A three-dimensional transportation model for suspended solids (SS) in Zhujiang (Pearl) River estuary, South China, was developed by coupling with a three-dimensional hydrodynamic model. The model was validated using hourly measured data of sediment contents during 25 26, July 1999. The results showed that modeled contents matched well with measured ones and that the modeled top layer distribution agreed with the remotely sensed image of suspended solids in summer. The modeled results showed clearly the layers of suspended solids in depth, with larger sediment contents in lower layers though in the interface between salt water and freshwater the lowest contents appeared in middle layer. In overall, the suspended solids inflow from 8 rivers, transport southwestward, and carried by strong coastal flow in Zhujiang River estuary. Contours of sediment contents in the estuary spread further to the open sea during ebb tide rather than flood tide which reflects that the suspended solids in the estuary are land sourced.

Chen, Xiaohong; Chen, Yongqin; Lai, Guoyou

2005-03-01

38

The behavior of selenium and arsenic in the Zhujiang (Pearl River) Estuary, South China Sea  

Science.gov (United States)

Two cruises were undertaken to study the selenium species and arsenic, and their relationship with marine production in the Zhujiang (Pearl River) Estuary, covering both wet (July, 1999) and dry (January, 2000) seasons. Concentrations of dissolved Se (IV), Se (VI) and arsenic in the Zhujiang River are generally within the range of Chinese rivers and other large systems, like the Rhone River and Panama River. In January 2000, the concentration of selenium was lower than that in the July 1999. Total dissolved inorganic selenium averaged 2.77 nmol L -1 in the winter and 4.15 nmol L -1 in the summer, with Se (VI) accounting for 55% and 58%, respectively. Total dissolved inorganic arsenic averaged 25.8 nmol L -1 in the winter and 22.3 nmol L -1 in the summer. The data indicated that dissolved arsenic and selenium did not behave conservatively in the estuary. An important mobilization of dissolved selenium and arsenic was observed from the river up to halfway in the estuary. Both input flux (from river to estuary) and output flux (from estuary to coastal zone) of dissolved selenium and arsenic were calculated from statistical interpretations of the salinity profiles.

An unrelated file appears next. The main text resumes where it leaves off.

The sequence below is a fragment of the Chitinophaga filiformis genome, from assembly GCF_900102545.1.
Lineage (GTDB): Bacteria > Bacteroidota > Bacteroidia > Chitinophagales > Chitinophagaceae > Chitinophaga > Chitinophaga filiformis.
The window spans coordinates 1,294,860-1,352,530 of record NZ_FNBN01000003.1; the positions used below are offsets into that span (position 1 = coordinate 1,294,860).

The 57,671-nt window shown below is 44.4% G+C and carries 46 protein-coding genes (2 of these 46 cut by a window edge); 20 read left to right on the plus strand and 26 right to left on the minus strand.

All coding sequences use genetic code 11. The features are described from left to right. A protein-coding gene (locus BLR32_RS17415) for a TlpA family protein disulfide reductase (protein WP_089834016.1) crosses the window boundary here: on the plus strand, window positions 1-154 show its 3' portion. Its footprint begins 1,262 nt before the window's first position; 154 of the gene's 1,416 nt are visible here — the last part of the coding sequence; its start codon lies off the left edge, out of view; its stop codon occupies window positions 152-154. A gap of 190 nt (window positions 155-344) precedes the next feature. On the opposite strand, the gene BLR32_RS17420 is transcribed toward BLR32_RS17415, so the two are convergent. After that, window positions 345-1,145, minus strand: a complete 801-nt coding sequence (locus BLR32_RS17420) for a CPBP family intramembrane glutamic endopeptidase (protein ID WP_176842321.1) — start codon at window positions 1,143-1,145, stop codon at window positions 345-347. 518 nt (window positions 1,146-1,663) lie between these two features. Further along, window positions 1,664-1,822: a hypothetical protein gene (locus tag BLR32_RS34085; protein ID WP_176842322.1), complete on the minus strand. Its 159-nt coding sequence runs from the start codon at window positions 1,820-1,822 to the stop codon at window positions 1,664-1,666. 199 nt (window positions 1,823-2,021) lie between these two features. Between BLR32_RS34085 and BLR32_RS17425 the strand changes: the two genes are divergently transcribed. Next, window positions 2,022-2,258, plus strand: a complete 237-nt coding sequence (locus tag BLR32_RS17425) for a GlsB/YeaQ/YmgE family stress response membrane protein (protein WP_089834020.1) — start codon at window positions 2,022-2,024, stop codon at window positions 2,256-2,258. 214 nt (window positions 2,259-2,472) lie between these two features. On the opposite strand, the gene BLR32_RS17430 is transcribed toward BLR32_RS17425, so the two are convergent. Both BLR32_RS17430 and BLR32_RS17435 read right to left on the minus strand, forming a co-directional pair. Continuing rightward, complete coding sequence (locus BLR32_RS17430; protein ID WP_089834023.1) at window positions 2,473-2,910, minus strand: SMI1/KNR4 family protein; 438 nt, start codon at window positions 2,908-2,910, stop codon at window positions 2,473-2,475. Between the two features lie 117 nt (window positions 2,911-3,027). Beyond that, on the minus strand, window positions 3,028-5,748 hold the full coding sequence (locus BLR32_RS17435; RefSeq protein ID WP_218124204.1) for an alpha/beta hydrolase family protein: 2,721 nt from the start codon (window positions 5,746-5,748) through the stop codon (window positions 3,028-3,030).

Yao, Qing-Zheng; Zhang, Jing; Qin, Xiao-Guang; Xiong, Hui; Dong, Li-Xian

2006-03-01

39

Using a multi-component indicator toward reducing phytoplankton bloom occurrences in the Swan River estuary.  

Science.gov (United States)

The Swan River estuary is an icon of the city of Perth, Western Australia, running through the city centre and dividing the northern from the southern part of the city. However, frequent phytoplankton blooms have been observed in the estuary as a result of eutrophication. The Index of Sustainable Functionality (ISF), a composite index able to indicate for sustainable health of the estuary, was applied, taking into account the hydrology and highly seasonal nature of the estuary to inform the management of the estuary, towards the aim of reducing bloom occurrences. The study period was from the beginning of intensive monitoring in 1995 to mid-2009. The results emphasize the importance of physical controls on the ecology of the estuary. No significant trend in the estuary's low functionality was found, indicating that despite extensive restoration efforts, the frequency of algal bloom occurrences has remained relatively stationary and other mitigating factors have maintained an annual average ISF value at around 70 % functionality. We identified that the low flow season consistently performs the worst, with (high) temperature found as the most dominant variable for phytoplankton growth and bloom. Thus in managing the estuary, vigilance is required during periods of high temperature and low flow. Focusing on the risk of phytoplankton bloom, a nutrient reduction program that is in place is a long term solution due to high concentrations in the estuary. Other management measures need to be considered and adopted to effectively reduce the occurrences of future phytoplankton blooms. PMID:22669343

Kristiana, Ria; Antenucci, Jason P; Imberger, Jorg

2012-08-01

40

Research, Monitoring, and Evaluation for the Federal Columbia River Estuary Program.  

Energy Technology Data Exchange (ETDEWEB)